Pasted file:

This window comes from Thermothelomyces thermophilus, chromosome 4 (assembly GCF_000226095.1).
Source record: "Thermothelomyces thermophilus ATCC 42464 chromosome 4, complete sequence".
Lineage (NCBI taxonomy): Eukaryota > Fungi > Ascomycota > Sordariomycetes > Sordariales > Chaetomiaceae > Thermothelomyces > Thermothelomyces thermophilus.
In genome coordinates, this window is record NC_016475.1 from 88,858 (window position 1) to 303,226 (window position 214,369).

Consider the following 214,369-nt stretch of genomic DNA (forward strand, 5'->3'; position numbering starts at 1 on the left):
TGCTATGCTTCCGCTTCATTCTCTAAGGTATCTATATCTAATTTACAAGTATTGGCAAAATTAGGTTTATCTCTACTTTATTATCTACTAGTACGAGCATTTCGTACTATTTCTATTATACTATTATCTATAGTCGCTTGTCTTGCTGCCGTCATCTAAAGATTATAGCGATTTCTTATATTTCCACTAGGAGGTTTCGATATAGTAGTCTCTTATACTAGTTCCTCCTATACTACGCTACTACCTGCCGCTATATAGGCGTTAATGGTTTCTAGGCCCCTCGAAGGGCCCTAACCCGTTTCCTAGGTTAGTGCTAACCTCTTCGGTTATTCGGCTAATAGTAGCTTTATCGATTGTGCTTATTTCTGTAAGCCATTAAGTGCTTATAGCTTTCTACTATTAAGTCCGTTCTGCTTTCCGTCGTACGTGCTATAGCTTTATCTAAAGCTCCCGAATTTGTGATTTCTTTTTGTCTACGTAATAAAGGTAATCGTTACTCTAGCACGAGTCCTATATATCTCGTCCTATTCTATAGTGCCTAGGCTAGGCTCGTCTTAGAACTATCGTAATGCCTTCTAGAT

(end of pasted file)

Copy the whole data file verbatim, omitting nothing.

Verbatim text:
This window comes from Thermothelomyces thermophilus, chromosome 4 (assembly GCF_000226095.1).
Source record: "Thermothelomyces thermophilus ATCC 42464 chromosome 4, complete sequence".
Lineage (NCBI taxonomy): Eukaryota > Fungi > Ascomycota > Sordariomycetes > Sordariales > Chaetomiaceae > Thermothelomyces > Thermothelomyces thermophilus.
In genome coordinates, this window is record NC_016475.1 from 88,858 (window position 1) to 303,226 (window position 214,369).

Consider the following 214,369-nt stretch of genomic DNA (forward strand, 5'->3'; position numbering starts at 1 on the left):
TGCTATGCTTCCGCTTCATTCTCTAAGGTATCTATATCTAATTTACAAGTATTGGCAAAATTAGGTTTATCTCTACTTTATTATCTACTAGTACGAGCATTTCGTACTATTTCTATTATACTATTATCTATAGTCGCTTGTCTTGCTGCCGTCATCTAAAGATTATAGCGATTTCTTATATTTCCACTAGGAGGTTTCGATATAGTAGTCTCTTATACTAGTTCCTCCTATACTACGCTACTACCTGCCGCTATATAGGCGTTAATGGTTTCTAGGCCCCTCGAAGGGCCCTAACCCGTTTCCTAGGTTAGTGCTAACCTCTTCGGTTATTCGGCTAATAGTAGCTTTATCGATTGTGCTTATTTCTGTAAGCCATTAAGTGCTTATAGCTTTCTACTATTAAGTCCGTTCTGCTTTCCGTCGTACGTGCTATAGCTTTATCTAAAGCTCCCGAATTTGTGATTTCTTTTTGTCTACGTAATAAAGGTAATCGTTACTCTAGCACGAGTCCTATATATCTCGTCCTATTCTATAGTGCCTAGGCTAGGCTCGTCTTAGAACTATCGTAATGCCTTCTAGAT